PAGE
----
enum type problem, 'foo' does not name a type

I'm trying to use an enum to represent some values. The compiler doesn't seem to recognize it:

enum foo { bar };
foo baz(){}

error: 'foo' does not name a type.

How do I declare an enum 'foo' such that I can use it as a function return type?

Ah ha: Arduino Playground - HomePage

types.h

enum foo { bar };

test.pde

#include "types.h"
foo baz(){}

Am I missing something or did you just split your code into a .PDE and a .H file? Otherwise the code is the same. Did it not work the first time?

It's my understanding that the IDE parses the PDE into the various C++ elements then puts them back together before feeding them to the compiler. It's also my understanding that the IDE reorders some of the parts. In this case, it apparently puts function declarations before enum declarations. The work-around is to move the enum declaration to a seperate header file ensuring the whole mess is fed to the compiler in the correct order.

  • Brian

Whoa...that's a lot of parsing and mucking around with a program. Are you sure the IDE is really that "smart" (with respect to parsing and separating out type declarations from function declarations)?

And why would it put what is essentially a type declaration before a function declaration??? That doesn't make sense to me.

It does rework the PDE a bit. Here is an example.

Here is a PDE and a header file with two enums declared. The first enum is in a header file I've called types.h. The second is directly in the PDE.

types.h

enum Direction1 {d1North, d1South, d1East, d1West};

enumTest.pde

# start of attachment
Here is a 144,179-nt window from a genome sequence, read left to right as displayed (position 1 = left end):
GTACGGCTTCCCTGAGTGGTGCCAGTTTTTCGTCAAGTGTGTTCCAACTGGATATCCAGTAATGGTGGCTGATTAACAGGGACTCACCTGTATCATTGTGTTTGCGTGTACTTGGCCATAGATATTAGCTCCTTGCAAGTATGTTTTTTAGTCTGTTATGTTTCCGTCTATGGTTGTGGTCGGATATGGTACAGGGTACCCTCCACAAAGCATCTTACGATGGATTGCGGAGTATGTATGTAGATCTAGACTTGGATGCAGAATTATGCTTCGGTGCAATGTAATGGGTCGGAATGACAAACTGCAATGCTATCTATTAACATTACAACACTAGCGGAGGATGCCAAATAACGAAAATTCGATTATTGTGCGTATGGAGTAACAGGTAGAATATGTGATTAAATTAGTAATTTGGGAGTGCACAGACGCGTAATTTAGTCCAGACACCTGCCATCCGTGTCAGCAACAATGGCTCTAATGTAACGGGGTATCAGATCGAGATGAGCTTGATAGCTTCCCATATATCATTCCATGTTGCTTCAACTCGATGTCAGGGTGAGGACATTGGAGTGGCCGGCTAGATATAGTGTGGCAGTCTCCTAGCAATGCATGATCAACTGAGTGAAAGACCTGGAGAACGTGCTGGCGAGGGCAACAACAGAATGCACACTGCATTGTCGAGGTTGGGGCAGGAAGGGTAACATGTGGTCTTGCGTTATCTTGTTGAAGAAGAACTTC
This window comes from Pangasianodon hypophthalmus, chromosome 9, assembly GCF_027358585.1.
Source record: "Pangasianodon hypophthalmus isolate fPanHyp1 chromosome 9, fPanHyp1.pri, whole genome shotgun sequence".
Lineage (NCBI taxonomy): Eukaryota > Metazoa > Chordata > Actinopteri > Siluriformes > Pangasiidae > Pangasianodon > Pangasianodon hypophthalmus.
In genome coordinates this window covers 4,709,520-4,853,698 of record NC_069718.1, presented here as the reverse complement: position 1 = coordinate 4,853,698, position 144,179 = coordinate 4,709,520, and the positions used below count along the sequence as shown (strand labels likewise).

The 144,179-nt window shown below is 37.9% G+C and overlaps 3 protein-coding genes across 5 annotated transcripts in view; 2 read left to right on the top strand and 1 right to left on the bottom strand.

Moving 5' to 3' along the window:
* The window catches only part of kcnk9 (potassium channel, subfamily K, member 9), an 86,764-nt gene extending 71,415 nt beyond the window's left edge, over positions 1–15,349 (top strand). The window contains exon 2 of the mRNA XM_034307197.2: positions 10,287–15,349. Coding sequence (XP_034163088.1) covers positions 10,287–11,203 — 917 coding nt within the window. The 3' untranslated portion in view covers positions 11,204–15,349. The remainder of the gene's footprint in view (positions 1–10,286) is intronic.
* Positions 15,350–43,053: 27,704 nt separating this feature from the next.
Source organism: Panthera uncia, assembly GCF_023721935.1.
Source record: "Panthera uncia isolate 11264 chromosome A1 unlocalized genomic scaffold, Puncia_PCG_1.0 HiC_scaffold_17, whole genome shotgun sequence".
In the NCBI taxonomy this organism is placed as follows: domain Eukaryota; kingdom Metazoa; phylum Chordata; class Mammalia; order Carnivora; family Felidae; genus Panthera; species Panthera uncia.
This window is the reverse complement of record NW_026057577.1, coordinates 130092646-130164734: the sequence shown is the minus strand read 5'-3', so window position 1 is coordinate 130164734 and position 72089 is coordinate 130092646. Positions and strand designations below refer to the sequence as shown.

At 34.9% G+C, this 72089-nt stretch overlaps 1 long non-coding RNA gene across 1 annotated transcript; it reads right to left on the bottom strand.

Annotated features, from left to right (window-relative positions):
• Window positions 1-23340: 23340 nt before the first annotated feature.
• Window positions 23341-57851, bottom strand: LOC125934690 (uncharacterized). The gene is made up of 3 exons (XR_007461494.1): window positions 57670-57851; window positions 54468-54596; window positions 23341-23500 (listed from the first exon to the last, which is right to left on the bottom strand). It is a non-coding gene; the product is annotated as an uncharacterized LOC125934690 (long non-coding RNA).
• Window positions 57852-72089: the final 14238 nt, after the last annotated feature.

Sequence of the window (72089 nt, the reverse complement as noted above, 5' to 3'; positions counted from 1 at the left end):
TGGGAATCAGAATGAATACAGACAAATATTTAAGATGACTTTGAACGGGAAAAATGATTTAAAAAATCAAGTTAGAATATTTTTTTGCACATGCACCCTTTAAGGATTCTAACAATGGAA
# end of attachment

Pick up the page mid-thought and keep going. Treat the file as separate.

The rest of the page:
#include "types.h"
enum Directions2 {d2North, d2South, d2East, d2West};

Direction1 aDirection = d1North;

void setHeading( Direction1 newDir ){}

void setup(){}

void loop(){}

When this is compiled the IDE has to generate some valid files for the compiler. This requires the addition of a main() and a little work to ensure that the order the user has declared the functions in doesn't matter. To do this it creates forward definitions for each function and inserts them near the top of the PDE, right after my #includes.

Unfortunately, this means that the forward declarations come before the enum!

#include "types.h"
#include "WProgram.h"
void setHeading( Direction1 newDir );
void setup();
void loop();
enum Directions2 {d2North, d2South, d2East, d2West};

Direction1 aDirection = d1North;

void setHeading( Direction1 newDir ){}

void setup(){}

void loop(){}

int main(void)
{
      init();

      setup();
    
      for (;;)
            loop();
        
      return 0;
}

You could try to be clever and put your enum above your first #include, like this:

enum BTest {btone, bttwo};
#include "types.h"
enum Directions2 {d2North, d2South, d2East, d2West};

Direction1 aDirection = d1North;

void baz( BTest bar ){}

void setHeading( Direction1 newDir ){}

void setup(){}

void loop(){}

But in this case you can't win for losing, the result is this:

#include "WProgram.h"
void baz( BTest bar );
void setHeading( Direction1 newDir );
void setup();
void loop();
enum BTest {btone, bttwo};
#include "types.h"
enum Directions2 {d2North, d2South, d2East, d2West};

Direction1 aDirection = d1North;

void baz( BTest bar ){}

void setHeading( Direction1 newDir ){}

void setup(){}

void loop(){}

int main(void)
{
      init();

      setup();
    
      for (;;)
            loop();
        
      return 0;
}

Now even the types.h include is below the forward declarations and neither of the enums work!

1 Like

Very nice analysis.

This reinforces my mistrust of "excessive magic" :slight_smile:

Thanks, and I agree about excessive magic. However, having spent plenty of hours with Atmel's AVR Studio and WinAVR, I do very much appreciate the simplicity that Arduino brings.